Digital technology is developing rapidly and is unavoidable to merge with surgical care. OMFS has pioneered the use of digital technologies in their surgeries and has made excellent strides in improving accuracy and functionality of reconstructed implants for oral and facial defects. It has improved treatment for patients by creating individually customized implants. It shows promising techniques and technology for the future. It will also encourage the development of smaller, faster, and inexpensive imaging equipment. Creation and manipulation on the 3D model require skills and training beyond that of a health-care provider. It is important to have multidisciplinary teams consisting of engineers, information technology personnel, and health-care workers in collaboration to obtain the final result.

Declaration of patient consent

The authors certify that they have obtained all appropriate patient consent forms. In the form the patient(s) has/have given his/her/their consent for his/her/their images and other clinical information to be reported in the journal. The patients understand that their names and initials will not be published and due efforts will be made to conceal their identity, but anonymity cannot be guaranteed.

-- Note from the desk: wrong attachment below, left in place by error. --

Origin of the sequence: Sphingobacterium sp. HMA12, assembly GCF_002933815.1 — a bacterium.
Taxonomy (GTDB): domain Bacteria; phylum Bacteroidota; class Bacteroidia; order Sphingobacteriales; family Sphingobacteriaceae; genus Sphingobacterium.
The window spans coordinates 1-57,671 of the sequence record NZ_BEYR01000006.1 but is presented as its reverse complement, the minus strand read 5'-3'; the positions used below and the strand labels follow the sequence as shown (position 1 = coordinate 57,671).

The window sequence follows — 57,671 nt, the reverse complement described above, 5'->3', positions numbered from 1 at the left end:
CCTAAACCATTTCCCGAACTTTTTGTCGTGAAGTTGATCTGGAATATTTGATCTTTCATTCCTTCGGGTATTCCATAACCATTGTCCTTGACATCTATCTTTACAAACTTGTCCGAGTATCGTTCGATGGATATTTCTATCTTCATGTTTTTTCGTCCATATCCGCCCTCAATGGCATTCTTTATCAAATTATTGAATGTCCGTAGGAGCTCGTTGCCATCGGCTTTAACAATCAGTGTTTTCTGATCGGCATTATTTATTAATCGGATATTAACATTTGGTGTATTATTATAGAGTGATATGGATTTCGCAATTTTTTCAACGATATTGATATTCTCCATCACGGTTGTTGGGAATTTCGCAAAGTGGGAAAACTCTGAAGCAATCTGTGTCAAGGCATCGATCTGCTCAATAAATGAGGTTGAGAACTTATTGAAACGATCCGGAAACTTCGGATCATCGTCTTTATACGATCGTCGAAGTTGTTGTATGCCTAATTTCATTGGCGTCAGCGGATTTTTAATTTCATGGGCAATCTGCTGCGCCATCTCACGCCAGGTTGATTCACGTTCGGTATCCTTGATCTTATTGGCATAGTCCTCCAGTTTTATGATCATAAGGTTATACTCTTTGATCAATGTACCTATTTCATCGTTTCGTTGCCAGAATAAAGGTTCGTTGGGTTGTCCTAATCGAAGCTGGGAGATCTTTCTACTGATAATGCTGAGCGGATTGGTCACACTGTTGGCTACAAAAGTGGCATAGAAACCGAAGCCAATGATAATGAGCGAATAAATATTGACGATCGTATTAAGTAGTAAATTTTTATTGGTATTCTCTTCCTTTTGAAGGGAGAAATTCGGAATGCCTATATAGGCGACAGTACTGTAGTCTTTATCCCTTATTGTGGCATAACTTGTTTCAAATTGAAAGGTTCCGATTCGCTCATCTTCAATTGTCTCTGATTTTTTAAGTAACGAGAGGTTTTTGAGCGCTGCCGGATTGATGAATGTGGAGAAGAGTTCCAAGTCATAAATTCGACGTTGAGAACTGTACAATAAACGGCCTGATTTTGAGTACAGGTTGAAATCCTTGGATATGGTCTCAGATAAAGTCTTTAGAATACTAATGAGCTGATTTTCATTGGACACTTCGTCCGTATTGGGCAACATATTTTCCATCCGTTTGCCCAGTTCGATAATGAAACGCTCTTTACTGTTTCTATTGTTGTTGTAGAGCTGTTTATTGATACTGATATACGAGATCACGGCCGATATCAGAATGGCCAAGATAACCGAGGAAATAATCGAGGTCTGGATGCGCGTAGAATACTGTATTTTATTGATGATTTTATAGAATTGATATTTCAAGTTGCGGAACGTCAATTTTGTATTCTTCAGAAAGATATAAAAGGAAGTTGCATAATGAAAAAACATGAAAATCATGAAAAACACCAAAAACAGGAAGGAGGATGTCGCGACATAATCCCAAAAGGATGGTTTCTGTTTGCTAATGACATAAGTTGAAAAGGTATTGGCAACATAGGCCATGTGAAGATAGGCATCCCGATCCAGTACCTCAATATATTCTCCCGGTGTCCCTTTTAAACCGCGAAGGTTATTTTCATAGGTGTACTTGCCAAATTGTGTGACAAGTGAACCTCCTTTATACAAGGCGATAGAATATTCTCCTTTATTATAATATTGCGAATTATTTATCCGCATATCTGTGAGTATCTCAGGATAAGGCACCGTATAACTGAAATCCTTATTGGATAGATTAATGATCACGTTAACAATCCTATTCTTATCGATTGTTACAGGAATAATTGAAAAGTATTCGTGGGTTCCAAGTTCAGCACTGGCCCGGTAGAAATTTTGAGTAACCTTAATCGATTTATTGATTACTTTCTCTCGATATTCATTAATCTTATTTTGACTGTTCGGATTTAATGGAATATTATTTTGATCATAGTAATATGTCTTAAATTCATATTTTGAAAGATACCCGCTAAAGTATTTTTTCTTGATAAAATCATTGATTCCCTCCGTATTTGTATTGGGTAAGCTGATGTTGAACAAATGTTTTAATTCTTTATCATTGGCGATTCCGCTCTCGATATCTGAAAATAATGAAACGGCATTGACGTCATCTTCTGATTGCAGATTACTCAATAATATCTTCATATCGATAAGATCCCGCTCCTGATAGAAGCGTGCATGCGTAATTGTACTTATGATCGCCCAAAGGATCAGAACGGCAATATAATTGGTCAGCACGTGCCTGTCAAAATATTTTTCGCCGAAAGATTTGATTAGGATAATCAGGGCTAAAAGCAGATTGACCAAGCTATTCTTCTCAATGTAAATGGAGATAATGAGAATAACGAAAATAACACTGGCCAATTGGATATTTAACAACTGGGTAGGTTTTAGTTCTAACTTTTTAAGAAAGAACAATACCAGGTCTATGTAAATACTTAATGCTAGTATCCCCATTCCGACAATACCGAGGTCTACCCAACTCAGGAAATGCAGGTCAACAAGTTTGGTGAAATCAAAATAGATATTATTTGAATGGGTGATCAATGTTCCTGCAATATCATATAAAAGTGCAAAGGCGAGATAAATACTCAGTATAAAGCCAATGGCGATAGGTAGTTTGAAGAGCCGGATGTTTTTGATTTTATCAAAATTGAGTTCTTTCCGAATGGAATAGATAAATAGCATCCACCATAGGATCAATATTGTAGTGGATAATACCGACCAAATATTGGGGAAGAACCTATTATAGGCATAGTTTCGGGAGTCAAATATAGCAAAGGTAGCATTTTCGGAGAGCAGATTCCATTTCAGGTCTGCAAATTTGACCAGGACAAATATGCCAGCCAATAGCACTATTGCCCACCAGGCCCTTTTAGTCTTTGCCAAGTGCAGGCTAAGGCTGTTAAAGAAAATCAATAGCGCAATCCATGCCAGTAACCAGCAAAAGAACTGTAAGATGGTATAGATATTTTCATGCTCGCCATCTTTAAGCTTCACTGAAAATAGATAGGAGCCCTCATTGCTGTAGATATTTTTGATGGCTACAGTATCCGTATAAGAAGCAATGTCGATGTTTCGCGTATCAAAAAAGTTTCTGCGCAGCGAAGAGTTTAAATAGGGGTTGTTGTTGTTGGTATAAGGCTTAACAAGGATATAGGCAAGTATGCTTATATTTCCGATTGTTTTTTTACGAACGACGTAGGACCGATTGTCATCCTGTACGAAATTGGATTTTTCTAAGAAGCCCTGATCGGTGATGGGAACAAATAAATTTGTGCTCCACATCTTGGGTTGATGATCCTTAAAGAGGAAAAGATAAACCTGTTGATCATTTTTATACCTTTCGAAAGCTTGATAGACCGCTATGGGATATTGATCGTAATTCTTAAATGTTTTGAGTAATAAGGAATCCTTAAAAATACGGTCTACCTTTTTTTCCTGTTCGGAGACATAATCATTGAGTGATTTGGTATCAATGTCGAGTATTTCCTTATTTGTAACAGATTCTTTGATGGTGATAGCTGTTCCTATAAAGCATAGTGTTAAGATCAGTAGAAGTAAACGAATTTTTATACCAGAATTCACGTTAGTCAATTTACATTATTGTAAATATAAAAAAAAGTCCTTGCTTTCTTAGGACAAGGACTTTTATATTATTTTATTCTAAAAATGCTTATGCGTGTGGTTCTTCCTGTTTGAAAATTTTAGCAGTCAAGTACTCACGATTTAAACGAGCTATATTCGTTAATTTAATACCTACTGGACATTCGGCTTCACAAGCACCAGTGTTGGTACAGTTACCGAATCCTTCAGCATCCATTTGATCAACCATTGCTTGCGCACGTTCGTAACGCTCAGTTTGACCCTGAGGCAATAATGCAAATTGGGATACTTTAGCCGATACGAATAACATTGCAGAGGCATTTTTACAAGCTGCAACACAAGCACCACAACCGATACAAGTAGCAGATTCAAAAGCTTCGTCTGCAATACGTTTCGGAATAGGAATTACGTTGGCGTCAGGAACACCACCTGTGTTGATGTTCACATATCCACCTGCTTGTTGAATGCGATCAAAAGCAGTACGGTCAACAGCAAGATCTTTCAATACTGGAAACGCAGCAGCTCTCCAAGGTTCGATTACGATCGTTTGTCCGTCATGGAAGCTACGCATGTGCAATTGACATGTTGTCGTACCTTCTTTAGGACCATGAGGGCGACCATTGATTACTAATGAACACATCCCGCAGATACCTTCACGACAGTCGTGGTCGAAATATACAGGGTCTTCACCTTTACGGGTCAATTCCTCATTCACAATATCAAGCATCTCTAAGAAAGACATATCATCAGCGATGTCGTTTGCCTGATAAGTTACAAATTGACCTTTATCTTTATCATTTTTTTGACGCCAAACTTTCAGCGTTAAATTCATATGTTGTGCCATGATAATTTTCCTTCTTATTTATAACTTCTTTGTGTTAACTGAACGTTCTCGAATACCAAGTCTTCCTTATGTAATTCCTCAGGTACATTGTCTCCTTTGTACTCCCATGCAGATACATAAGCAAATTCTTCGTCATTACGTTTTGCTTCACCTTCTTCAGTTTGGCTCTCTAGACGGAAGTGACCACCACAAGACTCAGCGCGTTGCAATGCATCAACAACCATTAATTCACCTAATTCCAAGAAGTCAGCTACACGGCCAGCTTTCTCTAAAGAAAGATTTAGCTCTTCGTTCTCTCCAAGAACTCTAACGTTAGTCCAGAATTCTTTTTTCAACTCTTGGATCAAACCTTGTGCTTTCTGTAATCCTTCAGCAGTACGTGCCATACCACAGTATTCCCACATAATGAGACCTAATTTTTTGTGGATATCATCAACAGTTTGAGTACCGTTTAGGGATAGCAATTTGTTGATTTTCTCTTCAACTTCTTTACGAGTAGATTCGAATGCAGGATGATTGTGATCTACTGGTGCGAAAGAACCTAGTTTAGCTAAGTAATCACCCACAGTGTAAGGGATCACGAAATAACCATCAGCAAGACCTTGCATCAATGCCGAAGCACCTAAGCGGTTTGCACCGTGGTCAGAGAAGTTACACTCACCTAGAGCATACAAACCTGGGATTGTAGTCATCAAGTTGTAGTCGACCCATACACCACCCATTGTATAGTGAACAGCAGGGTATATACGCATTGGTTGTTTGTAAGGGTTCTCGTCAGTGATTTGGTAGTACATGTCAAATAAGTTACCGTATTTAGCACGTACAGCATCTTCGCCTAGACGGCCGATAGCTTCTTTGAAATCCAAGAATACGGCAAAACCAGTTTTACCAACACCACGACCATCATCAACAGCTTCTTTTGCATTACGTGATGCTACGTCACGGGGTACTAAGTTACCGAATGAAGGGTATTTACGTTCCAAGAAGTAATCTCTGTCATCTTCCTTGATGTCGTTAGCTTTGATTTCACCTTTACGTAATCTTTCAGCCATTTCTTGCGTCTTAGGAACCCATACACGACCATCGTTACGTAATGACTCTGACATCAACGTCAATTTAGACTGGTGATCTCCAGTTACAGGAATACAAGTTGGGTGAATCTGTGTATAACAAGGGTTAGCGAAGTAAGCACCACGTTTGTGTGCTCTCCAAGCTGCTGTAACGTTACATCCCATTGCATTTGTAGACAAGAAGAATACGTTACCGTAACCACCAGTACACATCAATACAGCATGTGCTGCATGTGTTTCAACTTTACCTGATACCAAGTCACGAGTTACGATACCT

Financial support and sponsorship


Conflicts of interest

There are no conflicts of interest.

  References Top

BauermeisterAJ, ZuriarrainA, NewmanMI. Three-dimensional printing in plastic and reconstructive surgery: Asystematic review. Ann Plast Surg 2015;77:569-76.  Back to cited text no. 1
ChenX, XuL, SunY, PolitisC. Areview of computer-aided oral and maxillofacial surgery: Planning, simulation and navigation. Expert Rev Med Devices 2016;13:1043-51.  Back to cited text no. 2
SteinbacherDM. Three-dimensional analysis and surgical planning in craniomaxillofacial surgery. JOral Maxillofac Surg 2015;7312Suppl:S40-56.  Back to cited text no. 3
ZawartkaM, WangJ, ZhengB. Three basic steps for applying digital images to oral and facial surgery. Chin J Dent Res 2016;19:185-9.  Back to cited text no. 4
SaigalK, WinokurRS, FindenS, TaubD, PribitkinE. Use of three-dimensional computerized tomography reconstruction in complex facial trauma. Facial Plast Surg 2005;21:214-20.  Back to cited text no. 5
SchaafH, MalikCY, HowaldtHP, StreckbeinP. Evolution of photography in maxillofacial surgery: From analog to 3D photography–An overview. Clin Cosmet Investig Dent 2009;1:39-45.  Back to cited text no. 6
SharmaN, AggarwalLM. Automated medical image segmentation techniques. JMed Phys 2010;35:3-14.  Back to cited text no. 7
[PUBMED]  [Full text]  
BellRB. Computer planning and intraoperative navigation in cranio-maxillofacial surgery. Oral Maxillofac Surg Clin North Am 2010;22:135-56.  Back to cited text no. 8
AndersonF, BirchDW, BoulangerP, BischofWF. Sensor fusion for laparoscopic surgery skill acquisition. Comput Aided Surg 2012;17:269-83.  Back to cited text no. 9


  [Figure 1], [Figure 2], [Figure 3]